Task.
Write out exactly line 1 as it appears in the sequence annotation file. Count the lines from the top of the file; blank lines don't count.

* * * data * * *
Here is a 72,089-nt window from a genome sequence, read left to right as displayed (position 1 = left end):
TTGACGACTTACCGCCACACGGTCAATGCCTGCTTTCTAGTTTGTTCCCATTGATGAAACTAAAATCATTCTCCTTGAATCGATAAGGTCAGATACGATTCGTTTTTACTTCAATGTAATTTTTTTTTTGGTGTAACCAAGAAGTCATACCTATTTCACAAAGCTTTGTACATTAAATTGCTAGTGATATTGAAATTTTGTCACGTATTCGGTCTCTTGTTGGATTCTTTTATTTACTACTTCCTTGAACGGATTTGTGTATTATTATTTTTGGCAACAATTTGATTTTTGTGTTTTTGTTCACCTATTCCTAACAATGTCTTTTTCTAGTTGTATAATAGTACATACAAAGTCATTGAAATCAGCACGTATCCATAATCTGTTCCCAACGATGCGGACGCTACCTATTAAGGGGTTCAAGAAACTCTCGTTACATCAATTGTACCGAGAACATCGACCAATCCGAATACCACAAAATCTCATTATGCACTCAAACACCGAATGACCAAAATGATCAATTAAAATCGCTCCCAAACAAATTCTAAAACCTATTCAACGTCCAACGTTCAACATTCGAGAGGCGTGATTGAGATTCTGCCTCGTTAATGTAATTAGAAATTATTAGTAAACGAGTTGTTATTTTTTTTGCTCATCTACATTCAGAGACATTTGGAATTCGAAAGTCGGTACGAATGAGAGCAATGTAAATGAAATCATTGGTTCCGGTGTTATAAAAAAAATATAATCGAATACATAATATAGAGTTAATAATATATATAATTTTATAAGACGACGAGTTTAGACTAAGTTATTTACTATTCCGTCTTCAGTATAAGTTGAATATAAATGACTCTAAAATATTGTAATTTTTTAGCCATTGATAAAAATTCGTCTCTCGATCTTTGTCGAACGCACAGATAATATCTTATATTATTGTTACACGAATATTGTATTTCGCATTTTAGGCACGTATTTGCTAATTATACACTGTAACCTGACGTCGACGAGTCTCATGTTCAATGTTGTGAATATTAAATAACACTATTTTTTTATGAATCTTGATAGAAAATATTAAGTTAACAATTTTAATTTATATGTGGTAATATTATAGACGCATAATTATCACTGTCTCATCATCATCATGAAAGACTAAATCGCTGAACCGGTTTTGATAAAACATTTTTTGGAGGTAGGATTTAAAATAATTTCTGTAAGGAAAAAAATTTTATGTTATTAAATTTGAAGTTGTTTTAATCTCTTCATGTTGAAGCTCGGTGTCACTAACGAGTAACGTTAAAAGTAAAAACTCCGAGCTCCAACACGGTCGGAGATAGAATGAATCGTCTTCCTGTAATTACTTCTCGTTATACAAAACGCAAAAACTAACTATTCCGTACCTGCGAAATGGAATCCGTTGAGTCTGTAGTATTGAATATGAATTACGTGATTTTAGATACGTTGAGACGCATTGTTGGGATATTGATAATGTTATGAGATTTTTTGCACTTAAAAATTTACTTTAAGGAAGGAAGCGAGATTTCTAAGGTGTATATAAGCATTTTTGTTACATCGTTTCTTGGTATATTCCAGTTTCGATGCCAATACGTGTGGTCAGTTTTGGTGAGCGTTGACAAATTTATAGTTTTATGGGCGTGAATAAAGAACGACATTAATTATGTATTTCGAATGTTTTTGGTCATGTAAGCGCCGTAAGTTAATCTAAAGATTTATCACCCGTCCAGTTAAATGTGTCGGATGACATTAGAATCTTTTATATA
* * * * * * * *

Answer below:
Here is a 72,089-nt window from a genome sequence, read left to right as displayed (position 1 = left end):